I was hesitant about hiking the Pacaya volcano as reports varied on the difficulty of the trek. It is only eight kilometers in total, four up and four down, totally doable under normal standards. But, as should be expected, three months of sampling Wisconsin beer and cheese had made me a little soft.
About half way up we became engulfed in heavy clouds and the odd large raindrop seeped into and darkened my shirt. The wind was strong and wild, it whipped our clothes and hair viciously, and even tore Pete’s hat from his head. His ‘Lucky Charms‘ ball cap turned out to be anything but as it quickly became a sacrifice to the mountain we were climbing on. I was quite wary that the weather would improve, that we would see more than the rushing wall of white before us.
But we powered on, upwards and upwards. We’ve been up numerous volcanoes now, but I don’t think either of us could ever grow tired of them. The other-worldy landscape never failed to captivate, nor the fact that each contained more power then any of us can possibly anticipate. We’ve felt the fringes of volcanic might before, having lived on the edge of a very active one and on the edge of my own fear. But even that was just a brief taste.
This time, after trekking breathlessly up and down steep hills and in ankle-deep soft volcanic sand, we reached our destination. It was not a crater’s edge or even with a startling view of the scenery around us, but we had the unique experience of roasting marshmallows on her steaming rocks. Many people climb Pacaya to stand near the active lava flows that began in 2006, but we would have no such luck. Sugary treats cooked on sticks shoved into small crevasses would have to do.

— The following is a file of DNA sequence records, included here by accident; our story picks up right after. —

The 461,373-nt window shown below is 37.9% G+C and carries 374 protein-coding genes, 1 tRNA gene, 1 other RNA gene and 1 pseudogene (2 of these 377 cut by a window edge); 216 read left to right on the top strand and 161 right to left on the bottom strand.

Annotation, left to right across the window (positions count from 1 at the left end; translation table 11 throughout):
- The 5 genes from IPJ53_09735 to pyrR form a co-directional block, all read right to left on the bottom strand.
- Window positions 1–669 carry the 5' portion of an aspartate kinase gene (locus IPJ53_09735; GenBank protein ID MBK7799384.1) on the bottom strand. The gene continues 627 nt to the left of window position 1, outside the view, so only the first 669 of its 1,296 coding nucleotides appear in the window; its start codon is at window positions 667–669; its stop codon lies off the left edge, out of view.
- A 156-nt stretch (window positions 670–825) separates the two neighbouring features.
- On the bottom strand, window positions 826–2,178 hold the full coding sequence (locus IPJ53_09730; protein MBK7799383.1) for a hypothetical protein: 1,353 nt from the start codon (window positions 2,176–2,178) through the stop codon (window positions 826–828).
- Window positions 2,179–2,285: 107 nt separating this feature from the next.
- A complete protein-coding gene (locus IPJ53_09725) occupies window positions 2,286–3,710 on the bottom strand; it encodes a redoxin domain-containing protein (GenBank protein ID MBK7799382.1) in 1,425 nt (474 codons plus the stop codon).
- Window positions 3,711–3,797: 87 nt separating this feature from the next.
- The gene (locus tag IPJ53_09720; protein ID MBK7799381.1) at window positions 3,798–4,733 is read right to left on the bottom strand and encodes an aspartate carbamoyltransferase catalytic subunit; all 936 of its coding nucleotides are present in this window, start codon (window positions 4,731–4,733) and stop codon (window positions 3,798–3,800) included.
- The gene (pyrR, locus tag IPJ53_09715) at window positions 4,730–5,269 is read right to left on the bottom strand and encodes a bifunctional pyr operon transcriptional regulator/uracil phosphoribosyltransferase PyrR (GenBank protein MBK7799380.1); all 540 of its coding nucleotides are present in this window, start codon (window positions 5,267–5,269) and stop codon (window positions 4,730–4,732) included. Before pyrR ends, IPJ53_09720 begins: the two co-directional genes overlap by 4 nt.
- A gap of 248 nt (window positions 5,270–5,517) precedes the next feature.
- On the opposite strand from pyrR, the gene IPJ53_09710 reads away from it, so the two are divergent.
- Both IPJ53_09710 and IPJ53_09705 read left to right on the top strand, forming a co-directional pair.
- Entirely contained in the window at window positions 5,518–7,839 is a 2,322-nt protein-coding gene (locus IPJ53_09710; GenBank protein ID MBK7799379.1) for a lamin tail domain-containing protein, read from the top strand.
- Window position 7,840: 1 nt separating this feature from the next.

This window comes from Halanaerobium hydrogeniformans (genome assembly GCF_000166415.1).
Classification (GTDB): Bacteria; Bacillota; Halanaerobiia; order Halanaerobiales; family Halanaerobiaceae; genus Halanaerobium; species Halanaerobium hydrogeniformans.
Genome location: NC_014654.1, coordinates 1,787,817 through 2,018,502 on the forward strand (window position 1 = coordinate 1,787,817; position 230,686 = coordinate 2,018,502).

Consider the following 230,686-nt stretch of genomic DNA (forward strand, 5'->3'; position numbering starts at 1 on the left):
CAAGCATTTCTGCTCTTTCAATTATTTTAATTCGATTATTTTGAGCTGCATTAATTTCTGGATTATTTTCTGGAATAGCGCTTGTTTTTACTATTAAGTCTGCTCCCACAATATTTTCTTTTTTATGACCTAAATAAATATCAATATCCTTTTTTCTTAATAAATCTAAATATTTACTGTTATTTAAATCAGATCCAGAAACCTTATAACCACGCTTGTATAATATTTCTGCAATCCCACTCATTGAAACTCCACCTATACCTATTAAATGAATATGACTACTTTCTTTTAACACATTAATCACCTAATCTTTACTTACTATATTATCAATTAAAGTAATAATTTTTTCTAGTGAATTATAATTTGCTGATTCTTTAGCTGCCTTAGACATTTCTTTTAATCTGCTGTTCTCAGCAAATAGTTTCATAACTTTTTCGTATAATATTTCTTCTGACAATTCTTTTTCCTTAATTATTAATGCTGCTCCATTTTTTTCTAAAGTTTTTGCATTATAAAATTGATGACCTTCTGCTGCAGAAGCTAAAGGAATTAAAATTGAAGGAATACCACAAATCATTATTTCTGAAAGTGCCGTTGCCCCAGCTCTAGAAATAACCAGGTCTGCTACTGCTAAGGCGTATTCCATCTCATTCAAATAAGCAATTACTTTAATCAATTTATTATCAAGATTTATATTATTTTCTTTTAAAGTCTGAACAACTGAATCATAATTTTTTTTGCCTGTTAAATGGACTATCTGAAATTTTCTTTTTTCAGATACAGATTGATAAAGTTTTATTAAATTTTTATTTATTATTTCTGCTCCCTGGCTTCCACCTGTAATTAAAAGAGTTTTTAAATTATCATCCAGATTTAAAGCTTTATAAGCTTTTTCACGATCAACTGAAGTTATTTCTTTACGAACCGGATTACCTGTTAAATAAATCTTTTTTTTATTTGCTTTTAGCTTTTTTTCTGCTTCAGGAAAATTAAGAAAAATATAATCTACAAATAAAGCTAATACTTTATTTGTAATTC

Once done, I sat huddled against the wind a short distance away. I curiously felt a strong compulsion to meditate but the crowd of people distracted. I expect that I was just drawn to the strength of the force on which I sat, or perhaps it was the need for deep rest after putting my soft self through such a climb. Either way, I enjoyed the strange peace that shadowed my sense of accomplishment.
As the group gathered to begin the trip back down the volcano, we were quickly faced with one last devilishly steep incline. I leaned heavy on my walking stick while Pete handed his to another man who was struggling. Pete dropped back to walk beside me, when his fitness level could have easily seen him leading the pack.
“Sorry you have to stay with your wimpy wife,” I said as he took my hand and we began the incline.
“I’m with you to the end honey,” he said, before stopping suddenly to capture wayward horses, eating sparse grass from the dark and foreign landscape. He then added: “Which may actually be soon,” as another gust of wind forced us to both arch our backs in a braced position against the clouds that overcame us.